PGA chief accepts 'hypocrite' tag as players call for resignation after LIV Golf merger

PGA Tour commissioner had what was described as an 'intense' and 'heated' discussion with players at Canadian Open following shock announcement of merger with Saudi-backed LIV Golf

PGA Tour Commissioner Jay Monahan held a 'heated' discussion with players at the Canadian Open following the announcement of a merge with the DP World Tour and LIV Golf Series. EPA
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PGA Tour chief Jay Monahan said he understood being branded a "hypocrite" after brokering the stunning merger with LIV Golf.

Monahan was accused of hypocrisy after announcing that the PGA Tour and DP World Tour had agreed a tie-up with the Saudi-backed LIV circuit in a bid to end golf's civil war.

The PGA Tour chief – who has railed against LIV since its inception while simultaneously lobbying star tour players to resist huge paydays to join the circuit – attended a tense meeting with players at the Canadian Open in Toronto on Tuesday, with some calling for his resignation.

In a media conference call later Tuesday, Monahan acknowledged that criticism directed at him was inevitable.

"I recognise everything that I've said in the past and my prior positions," said Monahan, who will be the chief executive of the new tour.

"I recognise that people are going to call me a hypocrite."

PGA Tour winner Johnson Wagner told Golf Channel that there was plenty of anger in the room after Monahan came to a merger agreement with LIV Golf and the Saudi Public Investment Fund without consulting with the players.

"It was contentious," Wagner said. "There were many moments where certain players were calling for new leadership of the PGA Tour and even got a couple standing ovations.

"I think the most powerful moment was when a player quoted commissioner Monahan from the 3M [Open] in Minnesota last year when he said, ‘As long as I'm commissioner of the PGA Tour, no player that took LIV money will ever play the PGA Tour again.' It just seems like a lot of backtracking."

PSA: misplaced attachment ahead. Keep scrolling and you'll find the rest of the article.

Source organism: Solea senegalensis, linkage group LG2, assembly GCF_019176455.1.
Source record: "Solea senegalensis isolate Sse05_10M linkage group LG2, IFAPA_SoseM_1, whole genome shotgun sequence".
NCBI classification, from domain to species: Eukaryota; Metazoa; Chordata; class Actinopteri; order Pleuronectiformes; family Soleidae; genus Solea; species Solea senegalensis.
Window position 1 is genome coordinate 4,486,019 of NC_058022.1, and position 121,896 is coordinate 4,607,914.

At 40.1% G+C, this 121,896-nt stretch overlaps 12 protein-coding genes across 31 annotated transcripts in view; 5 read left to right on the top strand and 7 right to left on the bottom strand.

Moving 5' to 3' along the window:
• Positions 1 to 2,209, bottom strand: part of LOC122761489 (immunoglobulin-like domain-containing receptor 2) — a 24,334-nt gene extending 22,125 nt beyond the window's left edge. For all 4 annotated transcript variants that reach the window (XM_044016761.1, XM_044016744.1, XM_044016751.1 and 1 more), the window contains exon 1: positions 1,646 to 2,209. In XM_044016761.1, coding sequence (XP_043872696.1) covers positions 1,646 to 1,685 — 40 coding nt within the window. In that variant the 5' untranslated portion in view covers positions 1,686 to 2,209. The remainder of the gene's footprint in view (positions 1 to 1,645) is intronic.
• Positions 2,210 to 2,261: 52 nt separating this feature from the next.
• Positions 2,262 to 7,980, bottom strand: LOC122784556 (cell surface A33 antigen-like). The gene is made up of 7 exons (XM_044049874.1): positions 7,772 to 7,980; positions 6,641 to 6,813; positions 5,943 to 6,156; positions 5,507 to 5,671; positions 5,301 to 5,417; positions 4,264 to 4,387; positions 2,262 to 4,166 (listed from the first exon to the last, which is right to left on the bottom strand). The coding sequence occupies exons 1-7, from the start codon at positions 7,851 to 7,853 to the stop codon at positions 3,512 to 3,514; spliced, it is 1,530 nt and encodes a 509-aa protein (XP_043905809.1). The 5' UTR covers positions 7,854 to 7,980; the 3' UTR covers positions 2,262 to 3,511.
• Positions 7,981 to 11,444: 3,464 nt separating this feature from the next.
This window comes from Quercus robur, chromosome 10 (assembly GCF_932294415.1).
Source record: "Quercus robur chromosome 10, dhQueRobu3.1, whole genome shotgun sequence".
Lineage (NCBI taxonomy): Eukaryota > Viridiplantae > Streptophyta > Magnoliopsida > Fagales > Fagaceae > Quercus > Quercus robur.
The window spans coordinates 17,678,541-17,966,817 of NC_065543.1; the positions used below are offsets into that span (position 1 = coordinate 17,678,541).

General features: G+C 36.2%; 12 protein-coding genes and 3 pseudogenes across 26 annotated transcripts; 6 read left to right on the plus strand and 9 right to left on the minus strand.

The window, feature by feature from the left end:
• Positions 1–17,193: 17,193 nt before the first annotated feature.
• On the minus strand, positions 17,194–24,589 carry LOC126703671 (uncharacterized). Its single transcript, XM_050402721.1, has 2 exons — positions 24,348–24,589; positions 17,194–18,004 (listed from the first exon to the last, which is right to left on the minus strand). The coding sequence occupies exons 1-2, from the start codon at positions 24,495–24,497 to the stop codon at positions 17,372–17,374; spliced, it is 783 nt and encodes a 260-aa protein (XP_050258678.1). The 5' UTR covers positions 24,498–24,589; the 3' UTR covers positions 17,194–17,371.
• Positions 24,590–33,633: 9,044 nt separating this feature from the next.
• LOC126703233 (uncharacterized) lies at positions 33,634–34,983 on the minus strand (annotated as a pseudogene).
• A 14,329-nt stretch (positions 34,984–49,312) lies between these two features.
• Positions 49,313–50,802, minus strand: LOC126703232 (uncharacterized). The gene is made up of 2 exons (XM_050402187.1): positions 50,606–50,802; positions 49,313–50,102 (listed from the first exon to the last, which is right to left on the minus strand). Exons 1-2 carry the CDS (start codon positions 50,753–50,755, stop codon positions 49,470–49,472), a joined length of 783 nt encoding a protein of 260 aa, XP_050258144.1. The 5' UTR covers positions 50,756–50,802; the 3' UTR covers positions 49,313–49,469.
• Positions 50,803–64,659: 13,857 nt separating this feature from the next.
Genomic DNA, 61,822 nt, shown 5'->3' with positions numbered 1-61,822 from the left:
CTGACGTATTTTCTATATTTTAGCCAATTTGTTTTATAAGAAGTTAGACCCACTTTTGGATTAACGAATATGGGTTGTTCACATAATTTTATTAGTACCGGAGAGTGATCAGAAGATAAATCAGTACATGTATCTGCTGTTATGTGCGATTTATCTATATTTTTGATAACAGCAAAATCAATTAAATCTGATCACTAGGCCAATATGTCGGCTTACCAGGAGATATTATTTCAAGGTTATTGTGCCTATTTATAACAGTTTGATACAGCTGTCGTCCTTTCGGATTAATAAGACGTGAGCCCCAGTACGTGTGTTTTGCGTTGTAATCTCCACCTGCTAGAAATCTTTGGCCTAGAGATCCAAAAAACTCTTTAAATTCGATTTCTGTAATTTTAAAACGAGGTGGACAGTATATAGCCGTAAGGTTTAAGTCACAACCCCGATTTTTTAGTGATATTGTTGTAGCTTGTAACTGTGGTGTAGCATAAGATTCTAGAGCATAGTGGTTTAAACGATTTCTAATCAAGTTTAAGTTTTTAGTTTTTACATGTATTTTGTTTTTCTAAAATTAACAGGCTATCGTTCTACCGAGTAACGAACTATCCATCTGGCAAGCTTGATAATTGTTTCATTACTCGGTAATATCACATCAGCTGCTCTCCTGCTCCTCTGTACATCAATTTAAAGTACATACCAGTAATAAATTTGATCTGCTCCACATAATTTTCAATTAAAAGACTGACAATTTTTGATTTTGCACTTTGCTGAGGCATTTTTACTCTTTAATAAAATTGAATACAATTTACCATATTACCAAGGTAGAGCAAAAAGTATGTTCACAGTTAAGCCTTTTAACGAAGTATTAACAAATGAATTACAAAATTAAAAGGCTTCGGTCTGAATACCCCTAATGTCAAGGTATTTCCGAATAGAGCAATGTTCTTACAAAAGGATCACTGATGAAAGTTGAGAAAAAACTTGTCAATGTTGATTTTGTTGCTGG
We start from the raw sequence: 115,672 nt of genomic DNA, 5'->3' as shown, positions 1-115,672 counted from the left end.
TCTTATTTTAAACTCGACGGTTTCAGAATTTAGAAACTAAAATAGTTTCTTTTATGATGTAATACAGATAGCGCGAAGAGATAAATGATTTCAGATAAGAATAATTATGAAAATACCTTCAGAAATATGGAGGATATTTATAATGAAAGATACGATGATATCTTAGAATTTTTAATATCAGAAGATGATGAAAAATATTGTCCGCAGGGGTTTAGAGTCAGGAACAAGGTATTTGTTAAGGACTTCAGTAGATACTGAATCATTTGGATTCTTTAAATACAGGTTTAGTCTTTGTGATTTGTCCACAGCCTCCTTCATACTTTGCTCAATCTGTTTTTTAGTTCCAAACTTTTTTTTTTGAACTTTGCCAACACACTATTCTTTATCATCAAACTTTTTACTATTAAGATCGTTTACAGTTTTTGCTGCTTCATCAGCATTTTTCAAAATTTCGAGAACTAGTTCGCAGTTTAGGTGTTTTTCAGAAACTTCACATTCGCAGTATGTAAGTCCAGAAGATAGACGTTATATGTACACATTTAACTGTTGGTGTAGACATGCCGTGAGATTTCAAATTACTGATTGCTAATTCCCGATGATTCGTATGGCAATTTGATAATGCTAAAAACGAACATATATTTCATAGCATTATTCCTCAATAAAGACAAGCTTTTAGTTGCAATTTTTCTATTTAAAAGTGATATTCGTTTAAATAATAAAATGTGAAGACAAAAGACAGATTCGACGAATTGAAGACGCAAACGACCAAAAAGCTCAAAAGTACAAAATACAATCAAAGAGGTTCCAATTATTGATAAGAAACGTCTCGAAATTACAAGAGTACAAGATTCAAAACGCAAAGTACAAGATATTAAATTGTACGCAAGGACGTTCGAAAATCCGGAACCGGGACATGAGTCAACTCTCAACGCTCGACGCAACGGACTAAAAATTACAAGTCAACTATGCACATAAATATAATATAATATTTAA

Monahan, 53, insisted his staunch defence of the PGA Tour over the past year was in good faith, but that "circumstances do change."

"Anytime I said anything, I said it with the information that I had at that moment, and I said it based on someone that's trying to compete for the PGA Tour and our players," Monahan said.

"I accept those criticisms, but circumstances do change. I think that in looking at the big picture and looking at it this way, that's what got us to this point."

Monahan 'didn't talk specifics'

PGA Tour veteran and major champion Geoff Ogilvy of Australia told reporters the meeting was not informative, saying he got the sense that the tour rushed the announcement sooner than it wanted to make it.

"[Monahan] just sort of explained the structure, how it's going to look going forward," Ogilvy said. "Didn't really talk specifics. It was a tough meeting for both sides, I think for Jay and all the players, because nobody really knows what this is going to look like in the end."

Monahan, who has held the position of PGA Tour chief since 2017, defended the cloak-and-dagger nature of the merger talks with LIV that led to Tuesday's announcement.

"Given the complexity of what we were dealing with, it's not uncommon that the circle of information is very tight," Monahan said.

"In our case, we kept that information very tight ... we were not in a position to share or explain, as we normally would, and that was really a result of the commitment we had made to maintaining confidentiality through the end."

With the Saudi Public Investment Fund making a capital investment in the new entity formed by the merger of the PGA Tour, DP World Tour and LIV Golf, PIF governor Yasir Al Rumayyan will be its chairman and Monahan is set to be the CEO.

As part of the deal, the sides are dropping all lawsuits involving LIV Golf against each other effective immediately.

Tiger and McIlroy kept in dark

The deal reportedly was negotiated over the course of the past seven weeks, and key players like Tiger Woods and Northern Irishman Rory McIlroy – one of the most outspoken critics of LIV Golf – were not let in on Monahan's decision until the last minute.

"Obviously Tiger and Rory's perspective is one that I understand very well, and it was part of my thinking throughout these conversations, and it will be a part of my thinking going forward," Monahan said. "Now that we're in a framework agreement, I look forward to talking to all of our players, including the two of them, to make certain that this comes off the right way."

Monahan said the agreement is only a framework and that he hasn't studied everything about the LIV Golf model.

Woods and McIlroy have yet to publicly comment. McIlroy, the defending champion of the Canadian Open, is scheduled to speak to the press Wednesday.

Former US Open champion Bryson DeChambeau, one of the most high-profile recruits to LIV Golf, described the agreement as “the best thing that could ever happen for the game of golf.”

He told CNN: “The fans are going to get what they want. I want the fans, the players and the game of golf to win. In the end, the game of golf wins in this scenario.

“We are better together and not apart.”

Updated: June 07, 2023, 11:42 AM